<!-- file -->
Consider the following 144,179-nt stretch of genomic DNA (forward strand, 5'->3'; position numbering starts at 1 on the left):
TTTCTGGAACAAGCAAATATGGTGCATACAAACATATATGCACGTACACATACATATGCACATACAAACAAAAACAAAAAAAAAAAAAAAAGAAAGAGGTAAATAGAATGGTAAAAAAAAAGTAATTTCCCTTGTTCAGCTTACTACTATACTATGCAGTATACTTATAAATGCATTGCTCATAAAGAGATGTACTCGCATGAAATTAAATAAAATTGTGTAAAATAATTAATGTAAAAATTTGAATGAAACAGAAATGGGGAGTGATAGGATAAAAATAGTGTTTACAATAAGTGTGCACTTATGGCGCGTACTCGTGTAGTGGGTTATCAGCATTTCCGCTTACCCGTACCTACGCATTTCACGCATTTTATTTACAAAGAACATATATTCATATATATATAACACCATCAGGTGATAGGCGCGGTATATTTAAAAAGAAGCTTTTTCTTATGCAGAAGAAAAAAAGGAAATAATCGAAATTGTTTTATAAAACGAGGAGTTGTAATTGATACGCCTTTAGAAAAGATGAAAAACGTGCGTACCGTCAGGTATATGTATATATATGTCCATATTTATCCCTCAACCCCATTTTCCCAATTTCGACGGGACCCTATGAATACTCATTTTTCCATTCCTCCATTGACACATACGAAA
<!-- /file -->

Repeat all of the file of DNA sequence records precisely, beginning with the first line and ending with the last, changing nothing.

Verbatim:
Consider the following 144,179-nt stretch of genomic DNA (forward strand, 5'->3'; position numbering starts at 1 on the left):
TTTCTGGAACAAGCAAATATGGTGCATACAAACATATATGCACGTACACATACATATGCACATACAAACAAAAACAAAAAAAAAAAAAAAAGAAAGAGGTAAATAGAATGGTAAAAAAAAAGTAATTTCCCTTGTTCAGCTTACTACTATACTATGCAGTATACTTATAAATGCATTGCTCATAAAGAGATGTACTCGCATGAAATTAAATAAAATTGTGTAAAATAATTAATGTAAAAATTTGAATGAAACAGAAATGGGGAGTGATAGGATAAAAATAGTGTTTACAATAAGTGTGCACTTATGGCGCGTACTCGTGTAGTGGGTTATCAGCATTTCCGCTTACCCGTACCTACGCATTTCACGCATTTTATTTACAAAGAACATATATTCATATATATATAACACCATCAGGTGATAGGCGCGGTATATTTAAAAAGAAGCTTTTTCTTATGCAGAAGAAAAAAAGGAAATAATCGAAATTGTTTTATAAAACGAGGAGTTGTAATTGATACGCCTTTAGAAAAGATGAAAAACGTGCGTACCGTCAGGTATATGTATATATATGTCCATATTTATCCCTCAACCCCATTTTCCCAATTTCGACGGGACCCTATGAATACTCATTTTTCCATTCCTCCATTGACACATACGAAA